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Former Barcelona presidential candidate Agusti Benedito has "called for a no-vote when club members vote" on a proposed €600M ($823M) Camp Nou renovation on Saturday, and he "wants a new election before any such huge decision in the club’s future is taken," according to Dermot Corrigan of ESPN. The project, "first announced" by former Barcelona President Sandro Rosell, would see the stadium "expanded to seat 105,000 spectators and also include new 'Espai Barca' corporate hospitality facilities and upgrades to the arenas used by the club's other sports teams" by '21. The referendum, "in which 118,578 Barca socios are eligible to vote," will take place before Barcelona's La Liga match against Real Betis. Benedito -- who "came second to Rosell in the last presidential election" in '10 -- said that not enough "details of the investment being planned have been made public." Benedito: "We are voting for smoke -- there is nothing concrete. How are we capable of weighing up €400 million on something undefined? It seems impossible to me to make a budget without the technical details. You could also do a reform costing €200 million. This is a dangerous blank check." Barcelona President Josep Maria Bartomeu has said that €200M ($274M) of the cost of the project will "come from the sale of limited 'naming rights' to the new ground, but Benedito sees that as further evidence of the current board ceding control of the club to its Qatari commercial backers." Benedito added, "There is a propaganda campaign, without any debate. There is a blatant hiding of information. With the subject of Qatar, we have already seen how they act. [The board] deny that the 'title rights' are going there, but I do not believe that. Qatar puts into question our model and values. Conversations we have had both here and in Qatar suggest that they are behind this reform" (ESPN, 4/3). The EFE reported a group of Barcelona's members "expressed discomfort with the project, encouraged members to vote 'no' and branded it an imprudent project." The three-member group, which included Xavier Sáez, Aniol Colillas and Gabriel Rex, requested "from the club the use of one its auditoriums to promote a debate with one theme: saying 'no' to the reform and opposing the Barcelona's board's campaign to convince members to vote in favor of the project." Rex said, "The current board, which can make the club captive with this project, criticized a reform that the previous board tried to pass that would have cost less than half of what the current project will cost" (EFE, 4/2).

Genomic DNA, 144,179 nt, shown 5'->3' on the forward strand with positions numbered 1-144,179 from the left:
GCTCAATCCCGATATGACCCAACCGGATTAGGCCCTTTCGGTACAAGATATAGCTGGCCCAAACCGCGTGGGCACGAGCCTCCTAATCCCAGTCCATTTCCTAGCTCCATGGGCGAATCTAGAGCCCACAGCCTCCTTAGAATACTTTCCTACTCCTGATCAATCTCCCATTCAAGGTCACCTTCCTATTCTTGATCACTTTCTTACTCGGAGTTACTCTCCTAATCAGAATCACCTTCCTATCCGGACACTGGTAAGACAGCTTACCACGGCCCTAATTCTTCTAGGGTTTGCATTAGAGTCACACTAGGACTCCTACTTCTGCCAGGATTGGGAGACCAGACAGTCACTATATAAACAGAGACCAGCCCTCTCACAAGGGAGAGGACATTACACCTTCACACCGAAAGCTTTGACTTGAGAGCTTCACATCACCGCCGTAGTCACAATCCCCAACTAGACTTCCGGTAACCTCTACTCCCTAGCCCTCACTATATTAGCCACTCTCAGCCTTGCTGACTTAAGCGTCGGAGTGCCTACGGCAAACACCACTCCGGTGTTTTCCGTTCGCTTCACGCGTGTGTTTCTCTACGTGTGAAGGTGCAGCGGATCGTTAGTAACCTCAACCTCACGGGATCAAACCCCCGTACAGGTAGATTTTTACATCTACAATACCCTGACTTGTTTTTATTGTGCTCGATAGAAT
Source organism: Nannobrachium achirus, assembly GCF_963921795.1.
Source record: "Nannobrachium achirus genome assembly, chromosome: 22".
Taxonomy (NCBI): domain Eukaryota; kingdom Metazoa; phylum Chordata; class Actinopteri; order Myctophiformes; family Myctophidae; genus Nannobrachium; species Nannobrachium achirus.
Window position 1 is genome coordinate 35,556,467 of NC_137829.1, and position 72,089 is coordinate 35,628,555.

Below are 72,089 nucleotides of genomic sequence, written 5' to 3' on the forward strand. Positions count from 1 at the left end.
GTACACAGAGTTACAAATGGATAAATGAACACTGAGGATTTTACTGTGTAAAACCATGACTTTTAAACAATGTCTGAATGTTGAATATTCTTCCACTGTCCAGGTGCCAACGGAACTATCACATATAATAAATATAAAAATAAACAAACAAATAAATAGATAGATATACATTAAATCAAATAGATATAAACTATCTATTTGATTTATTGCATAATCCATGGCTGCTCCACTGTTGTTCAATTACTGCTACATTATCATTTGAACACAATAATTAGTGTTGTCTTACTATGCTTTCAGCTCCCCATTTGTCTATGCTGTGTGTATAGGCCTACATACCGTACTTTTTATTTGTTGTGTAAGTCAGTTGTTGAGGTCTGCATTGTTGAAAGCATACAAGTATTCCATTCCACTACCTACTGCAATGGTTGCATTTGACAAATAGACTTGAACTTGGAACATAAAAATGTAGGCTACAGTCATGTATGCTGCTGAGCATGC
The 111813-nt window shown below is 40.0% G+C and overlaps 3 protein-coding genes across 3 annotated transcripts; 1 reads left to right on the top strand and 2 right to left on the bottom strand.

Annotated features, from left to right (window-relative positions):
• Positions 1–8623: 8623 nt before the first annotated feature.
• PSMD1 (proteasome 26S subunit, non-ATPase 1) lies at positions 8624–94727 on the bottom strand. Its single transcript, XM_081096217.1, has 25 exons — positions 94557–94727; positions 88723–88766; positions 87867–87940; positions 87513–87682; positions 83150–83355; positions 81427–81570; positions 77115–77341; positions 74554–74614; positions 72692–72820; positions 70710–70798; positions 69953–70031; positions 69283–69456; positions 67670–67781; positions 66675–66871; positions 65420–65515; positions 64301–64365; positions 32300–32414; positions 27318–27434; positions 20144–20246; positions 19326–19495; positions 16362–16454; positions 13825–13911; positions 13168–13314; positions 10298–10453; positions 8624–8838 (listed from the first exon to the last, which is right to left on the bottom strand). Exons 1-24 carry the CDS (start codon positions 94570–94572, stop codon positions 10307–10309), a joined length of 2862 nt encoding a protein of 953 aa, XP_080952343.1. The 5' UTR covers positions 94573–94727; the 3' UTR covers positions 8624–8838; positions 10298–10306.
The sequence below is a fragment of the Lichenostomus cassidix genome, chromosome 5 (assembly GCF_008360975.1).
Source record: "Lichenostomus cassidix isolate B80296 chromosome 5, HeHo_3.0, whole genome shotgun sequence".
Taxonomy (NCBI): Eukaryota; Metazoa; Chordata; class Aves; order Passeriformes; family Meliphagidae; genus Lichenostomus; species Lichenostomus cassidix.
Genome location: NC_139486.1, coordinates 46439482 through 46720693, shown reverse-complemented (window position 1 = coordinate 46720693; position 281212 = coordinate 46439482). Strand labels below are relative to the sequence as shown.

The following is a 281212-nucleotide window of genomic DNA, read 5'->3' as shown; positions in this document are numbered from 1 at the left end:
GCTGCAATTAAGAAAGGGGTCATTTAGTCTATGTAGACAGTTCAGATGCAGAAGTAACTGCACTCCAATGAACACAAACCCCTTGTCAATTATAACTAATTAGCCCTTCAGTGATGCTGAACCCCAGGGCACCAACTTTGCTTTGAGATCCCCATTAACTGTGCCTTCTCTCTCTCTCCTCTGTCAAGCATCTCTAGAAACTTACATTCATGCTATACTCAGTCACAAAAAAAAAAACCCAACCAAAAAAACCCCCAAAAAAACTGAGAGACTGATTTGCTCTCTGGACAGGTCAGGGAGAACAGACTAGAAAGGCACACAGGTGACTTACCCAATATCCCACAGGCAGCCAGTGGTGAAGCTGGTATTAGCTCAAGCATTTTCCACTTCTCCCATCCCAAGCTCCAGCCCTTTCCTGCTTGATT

The owner of health club chain 24 Hour Fitness "is close to selling the business in a deal that would mark the dissolution of Forstmann Little, the private equity empire that for two decades set the tone of the modern buyout industry," according to Ed Hammond of the FINANCIAL TIMES. Fortsmann Little "has hired bankers" and is hoping to raise close to $2B from the sale of the gym. Fortsmann Little bought the chain for $1.6B in '05. The group "has met with banks in recent weeks to discuss a sale." The process "is at an early stage." An exit would effectively signal the end of Fortsmann Little, once among the world's largest private equity funds, which sold IMG last year (FT, 4/3).